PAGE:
Elizabeth Young is now homeless and without a car because her son dealt small amounts of marijuana. The Philadelphia district attorney’s office seized the 69-year-old widow’s house and minivan through civil forfeiture even though she was never charged with a crime.
“Civil forfeiture punishes property owners for someone else’s wrongs,” Young’s attorney, Jessica Anthony, told The Philadelphia Inquirer. “That means individuals can lose their homes because a family member, friend, or even a stranger has been accused of using, storing or selling drugs in their home, even if no one gets convicted for the crime. The loss of one’s home . . . is a harsh punishment.”
Young lost her home last year after police found a pound of marijuana in her dining room. Her son, Donald Graham, later pleaded guilty to possession and sale of marijuana. He was sentenced to 11 to 23 months of house arrest and wasn’t jailed.
Young is said to be active in her church.
Disagreement Over Young’s Innocence
“Although the claimant [Young] was not charged, she was not an innocent owner,” an appeals brief filed by the DA’s office in Young’s case stated. “The trial court found that she should have known about the illegal drug sales and tacitly consented to them.”
The office used the son’s actions as a pretext to initiate a civil forfeiture procedure against Young’s home. On April 3, 2013, Judge Paula Patrick approved the forfeiture and ordered Young to turn the home and her van over to the city.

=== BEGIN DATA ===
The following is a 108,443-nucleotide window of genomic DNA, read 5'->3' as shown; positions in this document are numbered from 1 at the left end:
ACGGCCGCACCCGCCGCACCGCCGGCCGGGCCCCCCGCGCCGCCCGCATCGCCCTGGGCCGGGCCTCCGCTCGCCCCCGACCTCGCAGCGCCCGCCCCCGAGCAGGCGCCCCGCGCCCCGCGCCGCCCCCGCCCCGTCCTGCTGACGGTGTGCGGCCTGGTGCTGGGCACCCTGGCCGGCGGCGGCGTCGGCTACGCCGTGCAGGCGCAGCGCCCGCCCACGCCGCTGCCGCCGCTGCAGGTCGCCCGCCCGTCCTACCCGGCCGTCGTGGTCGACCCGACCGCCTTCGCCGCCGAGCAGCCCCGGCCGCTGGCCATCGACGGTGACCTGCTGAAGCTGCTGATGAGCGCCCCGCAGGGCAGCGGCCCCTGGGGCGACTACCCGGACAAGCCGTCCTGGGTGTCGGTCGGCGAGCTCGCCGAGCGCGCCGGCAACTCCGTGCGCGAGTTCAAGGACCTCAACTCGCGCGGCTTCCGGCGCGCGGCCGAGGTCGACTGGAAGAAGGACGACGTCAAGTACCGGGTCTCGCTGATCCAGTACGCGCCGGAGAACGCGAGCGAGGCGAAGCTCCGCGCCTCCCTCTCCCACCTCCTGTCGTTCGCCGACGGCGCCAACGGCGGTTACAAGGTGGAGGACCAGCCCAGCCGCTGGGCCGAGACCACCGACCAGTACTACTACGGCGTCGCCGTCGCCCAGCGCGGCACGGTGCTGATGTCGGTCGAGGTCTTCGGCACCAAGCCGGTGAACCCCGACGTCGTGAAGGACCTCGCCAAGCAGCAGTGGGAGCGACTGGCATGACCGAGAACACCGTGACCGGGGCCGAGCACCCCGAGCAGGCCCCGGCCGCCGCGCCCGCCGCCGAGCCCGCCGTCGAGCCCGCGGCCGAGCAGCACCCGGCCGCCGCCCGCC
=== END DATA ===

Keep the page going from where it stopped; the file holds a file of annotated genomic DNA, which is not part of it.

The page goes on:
The house, valued at $54,000, and a 1997 Chevrolet Venture minivan were the only valuable possessions Young had.
The city of Philadelphia seized 20 homes in 2013, The Inquirer reported. The city forced another eight homeowners to sell their property and split the proceeds with the city in a similar process.
Young says she is innocent.
War against the Poor and Property Owners
The seizures are part of a push to get drug dealers off the city streets by District Attorney Seth Williams. Some critics have charged that fundraising — and not the war on drugs — is the real motivation for the forfeitures.
“The fact is we are in tough financial times and forfeiture is raising millions,” University of Pennsylvania Law School professor Louis Rulli said. “What we see is the use of civil forfeiture against innocent individuals who own property.”
Most targets of forfeiture are low-income people who cannot afford a good legal defense, Rulli, a national expert on forfeiture, noted. Their only hope is to find a lawyer or firm that will take their case pro bono or free.
Anthony and another attorney at Ballard Spahr, a prominent Philadelphia law firm, have taken Young’s case pro bono. They contend that the forfeiture proceeding against Young was manifestly unfair.
Could Set Precedent
Since forfeiture is a civil procedure, the burden of establishing innocence was more on Young that it would have been in a criminal case, Anthony noted. Anthony also contends that the seizure violated the Eighth Amendment’s ban on excessive fines.
Young’s case is currently before the Commonwealth Court, Pennsylvania’s appeals court.
A ruling from that court may not end the matter, because the case can be appealed to both the Pennsylvania state Supreme Court and the US Supreme Court. That means Young’s case could lead to an important precedent on the legality of civil forfeiture.
Until the courts rule, Young’s house is sitting empty because it cannot be sold. She is living with relatives.
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